With the warm weather upon us we are now seeing dogs, especially French Bulldogs, Bulldogs and Pugs, struggling with the heat. In hot weather dogs pant to cool themselves but because flat-faced dogs don’t pant efficiently, some are prone to overheating.
Coco' Courtesy of Paul Holmes and Annabel Davis 

French bulldogs and Pugs often suffer from "BOAS"
The medical term for flat-faced is “brachycephalic” from the Greek meaning ‘short head’. Brachycephalic dogs that snore, snort or honk do so because the flow of air through their upper airways is obstructed, usually by a combination of narrow nostrils and a too long soft palate. Frenchies, Pugs and Bulldogs with this anatomical “accident” have “brachycephalic obstructive airway syndrome” or “BOAS”. Dogs with BOAS are very susceptible to overheating and developing potentially serious breathing difficulties, especially in hot conditions.

Dogs with BOAS breathe loudly, may pant or drool or find it difficult to sleep soundly and have reduced tolerance for vigorous exercise. Regurgitating or vomiting are other common conditions that dogs with BOAS suffer from.

We get so used to Pugs, Frenchies and Bulldogs breathing and sleeping loudly we think of it as normal but it isn’t. It’s obstructive airway disease or “BOAS” and it can be fixed through relative simple surgery. 

Narrowed nostrils
Dogs with narrowed nostrils (stenotic nares) often breathe through their mouths. The four classifications of nostril shape are: 

Open nostrils - wide opening.

Mild stenosis - Slight narrowing of the nostrils.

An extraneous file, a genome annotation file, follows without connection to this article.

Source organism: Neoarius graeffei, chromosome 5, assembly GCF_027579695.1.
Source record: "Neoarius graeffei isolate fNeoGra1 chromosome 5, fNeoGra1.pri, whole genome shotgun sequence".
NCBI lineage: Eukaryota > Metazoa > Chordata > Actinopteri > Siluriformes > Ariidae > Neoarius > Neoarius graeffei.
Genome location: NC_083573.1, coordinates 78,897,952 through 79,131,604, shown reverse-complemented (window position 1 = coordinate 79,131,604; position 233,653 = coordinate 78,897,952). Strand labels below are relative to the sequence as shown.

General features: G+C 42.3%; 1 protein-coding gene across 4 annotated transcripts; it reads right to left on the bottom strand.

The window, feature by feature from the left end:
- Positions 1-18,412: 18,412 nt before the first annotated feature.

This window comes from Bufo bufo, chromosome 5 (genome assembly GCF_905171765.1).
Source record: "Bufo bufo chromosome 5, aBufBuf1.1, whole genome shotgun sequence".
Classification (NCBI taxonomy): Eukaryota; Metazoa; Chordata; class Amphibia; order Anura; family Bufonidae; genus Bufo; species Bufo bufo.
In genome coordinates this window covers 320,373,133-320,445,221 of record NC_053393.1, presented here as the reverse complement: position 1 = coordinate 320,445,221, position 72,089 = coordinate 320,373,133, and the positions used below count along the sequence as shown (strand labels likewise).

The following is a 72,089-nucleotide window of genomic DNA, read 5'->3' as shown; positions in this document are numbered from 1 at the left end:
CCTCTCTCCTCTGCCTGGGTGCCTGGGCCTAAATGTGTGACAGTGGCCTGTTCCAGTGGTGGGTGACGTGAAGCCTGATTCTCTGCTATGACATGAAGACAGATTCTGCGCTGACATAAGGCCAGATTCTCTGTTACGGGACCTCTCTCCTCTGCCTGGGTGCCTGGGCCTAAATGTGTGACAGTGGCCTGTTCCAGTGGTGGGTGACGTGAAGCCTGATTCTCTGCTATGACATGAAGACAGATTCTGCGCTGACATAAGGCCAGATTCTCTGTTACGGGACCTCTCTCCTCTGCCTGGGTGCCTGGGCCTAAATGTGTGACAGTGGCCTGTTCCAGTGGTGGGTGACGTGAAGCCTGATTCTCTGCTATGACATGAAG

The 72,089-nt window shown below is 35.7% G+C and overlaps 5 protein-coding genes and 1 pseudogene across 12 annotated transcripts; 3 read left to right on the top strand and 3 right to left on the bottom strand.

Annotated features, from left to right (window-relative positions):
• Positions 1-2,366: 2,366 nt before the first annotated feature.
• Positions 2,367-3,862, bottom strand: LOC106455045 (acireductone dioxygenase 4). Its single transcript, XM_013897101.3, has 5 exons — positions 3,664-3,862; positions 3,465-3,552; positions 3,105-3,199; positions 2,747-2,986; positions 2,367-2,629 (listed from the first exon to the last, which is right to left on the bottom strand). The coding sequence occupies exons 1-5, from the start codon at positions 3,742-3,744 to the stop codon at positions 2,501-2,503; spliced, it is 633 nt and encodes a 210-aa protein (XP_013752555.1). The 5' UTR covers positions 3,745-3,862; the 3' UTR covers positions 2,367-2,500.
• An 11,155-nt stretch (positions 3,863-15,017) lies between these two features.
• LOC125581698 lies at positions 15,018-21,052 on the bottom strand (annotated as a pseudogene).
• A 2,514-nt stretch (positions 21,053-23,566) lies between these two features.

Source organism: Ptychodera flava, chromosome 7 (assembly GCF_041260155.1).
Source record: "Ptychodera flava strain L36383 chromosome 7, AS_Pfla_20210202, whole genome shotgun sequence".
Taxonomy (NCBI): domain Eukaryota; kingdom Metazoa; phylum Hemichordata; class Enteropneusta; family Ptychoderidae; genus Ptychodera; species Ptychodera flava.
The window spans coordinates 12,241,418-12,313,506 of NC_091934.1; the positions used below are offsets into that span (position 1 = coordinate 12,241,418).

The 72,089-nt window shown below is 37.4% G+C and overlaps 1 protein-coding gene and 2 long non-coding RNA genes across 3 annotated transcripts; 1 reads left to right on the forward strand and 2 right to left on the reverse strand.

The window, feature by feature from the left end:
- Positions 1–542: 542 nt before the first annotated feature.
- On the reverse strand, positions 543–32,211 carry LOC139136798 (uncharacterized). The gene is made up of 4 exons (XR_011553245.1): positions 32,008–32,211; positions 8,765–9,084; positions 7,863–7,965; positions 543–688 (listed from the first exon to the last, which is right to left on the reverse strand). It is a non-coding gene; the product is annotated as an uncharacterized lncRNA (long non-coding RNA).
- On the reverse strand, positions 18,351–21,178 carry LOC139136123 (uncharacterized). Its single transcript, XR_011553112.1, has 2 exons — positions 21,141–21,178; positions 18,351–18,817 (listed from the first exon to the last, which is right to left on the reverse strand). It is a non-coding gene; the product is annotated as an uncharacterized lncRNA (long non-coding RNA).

Moderate stenosis - The top part of the nostrils are closed, only the bottom of the nostrils allow air to pass through. During exercise the nostrils cannot open so there may be nasal flaring (the facial muscles try to enlarge the nostrils). 

Severe stenosis - Nostrils are almost closed. Dogs may switch to open mouth breathing with very gentle exercise or stress. 

Dogs with moderate to severe nostril narrowing benefit from having their nostrils reshaped back to normal. Removing a little cartilage from each nostril immediately improves airflow.

Reference: Liu N-C, Troconis  EL, Kalmar L, Price DJ, Wright HE, Adams VJ, et al. (2017). Conformational risk factors of brachycephalic obstructive airway syndrome (BOAS) in pugs, French bulldogs and bulldogs, PLoS ONE 12(8): e0181928.

Overlong soft palate
An overlong soft palate dangles down at the back of the throat and obstructs air getting into the windpipe. This obstruction causes a dog to make a greater effort to breathe and in turn this causes inflammation of the throat and sometimes the windpipe. 

Surgically removing the excess flap of soft palate and by doing so converting the soft palate to a normal shape results in an immediate reduction in airway obstruction.

Happy Hugo
Hugo came in to London Vet Clinic in May after his owner suspected he had BOAS. He has always made loud snoring noises and struggled to breathe quietly when he was excited, playing or exercising. In hot weather, Hugo’s level of activity dropped. After a full assessment Hugo had surgery to widen his nostrils and shorten his overly long soft palate.

Hugo’s moderately stenosed nostrils were widened.


Hugo 10 days later

Hugo after op.jpg


“Hugo was immediately breathing significantly better straight out of surgery. He is no longer snoring nor battling in the heat. It is truly amazing and has improved his quality of life no end. This is a must for any Frenchies that have breathing issues. Jo did an incredible job, so neat, and Hugo hasn’t been in pain at all

David Jacobs 27/06/2019

Homepage  •   Contact   •   Privacy Notice   •   Terms & Conditions   •   Sitemap

Website by: